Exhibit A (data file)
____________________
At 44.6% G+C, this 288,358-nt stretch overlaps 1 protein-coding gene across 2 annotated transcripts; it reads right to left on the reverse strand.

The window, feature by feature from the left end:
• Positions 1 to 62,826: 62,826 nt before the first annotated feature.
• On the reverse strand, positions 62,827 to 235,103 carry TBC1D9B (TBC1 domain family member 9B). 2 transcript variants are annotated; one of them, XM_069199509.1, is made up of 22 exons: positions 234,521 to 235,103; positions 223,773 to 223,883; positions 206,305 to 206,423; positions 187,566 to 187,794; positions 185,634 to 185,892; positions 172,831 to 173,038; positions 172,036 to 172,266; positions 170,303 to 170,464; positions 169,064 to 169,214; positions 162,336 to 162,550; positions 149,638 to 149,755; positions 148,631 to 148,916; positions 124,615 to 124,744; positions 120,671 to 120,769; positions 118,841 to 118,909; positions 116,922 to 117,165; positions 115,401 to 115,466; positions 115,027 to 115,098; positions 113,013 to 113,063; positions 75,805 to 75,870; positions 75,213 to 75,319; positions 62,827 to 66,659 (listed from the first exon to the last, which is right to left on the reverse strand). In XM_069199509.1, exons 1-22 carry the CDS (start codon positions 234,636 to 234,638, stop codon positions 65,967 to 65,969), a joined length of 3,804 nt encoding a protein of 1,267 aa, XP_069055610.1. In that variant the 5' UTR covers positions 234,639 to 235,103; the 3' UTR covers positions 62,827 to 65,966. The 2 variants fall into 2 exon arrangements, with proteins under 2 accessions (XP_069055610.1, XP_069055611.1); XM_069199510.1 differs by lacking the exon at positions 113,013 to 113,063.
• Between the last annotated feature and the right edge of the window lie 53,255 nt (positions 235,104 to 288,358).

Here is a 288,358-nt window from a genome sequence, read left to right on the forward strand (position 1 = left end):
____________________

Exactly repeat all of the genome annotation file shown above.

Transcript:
At 44.6% G+C, this 288,358-nt stretch overlaps 1 protein-coding gene across 2 annotated transcripts; it reads right to left on the reverse strand.

The window, feature by feature from the left end:
• Positions 1 to 62,826: 62,826 nt before the first annotated feature.
• On the reverse strand, positions 62,827 to 235,103 carry TBC1D9B (TBC1 domain family member 9B). 2 transcript variants are annotated; one of them, XM_069199509.1, is made up of 22 exons: positions 234,521 to 235,103; positions 223,773 to 223,883; positions 206,305 to 206,423; positions 187,566 to 187,794; positions 185,634 to 185,892; positions 172,831 to 173,038; positions 172,036 to 172,266; positions 170,303 to 170,464; positions 169,064 to 169,214; positions 162,336 to 162,550; positions 149,638 to 149,755; positions 148,631 to 148,916; positions 124,615 to 124,744; positions 120,671 to 120,769; positions 118,841 to 118,909; positions 116,922 to 117,165; positions 115,401 to 115,466; positions 115,027 to 115,098; positions 113,013 to 113,063; positions 75,805 to 75,870; positions 75,213 to 75,319; positions 62,827 to 66,659 (listed from the first exon to the last, which is right to left on the reverse strand). In XM_069199509.1, exons 1-22 carry the CDS (start codon positions 234,636 to 234,638, stop codon positions 65,967 to 65,969), a joined length of 3,804 nt encoding a protein of 1,267 aa, XP_069055610.1. In that variant the 5' UTR covers positions 234,639 to 235,103; the 3' UTR covers positions 62,827 to 65,966. The 2 variants fall into 2 exon arrangements, with proteins under 2 accessions (XP_069055610.1, XP_069055611.1); XM_069199510.1 differs by lacking the exon at positions 113,013 to 113,063.
• Between the last annotated feature and the right edge of the window lie 53,255 nt (positions 235,104 to 288,358).

Here is a 288,358-nt window from a genome sequence, read left to right on the forward strand (position 1 = left end):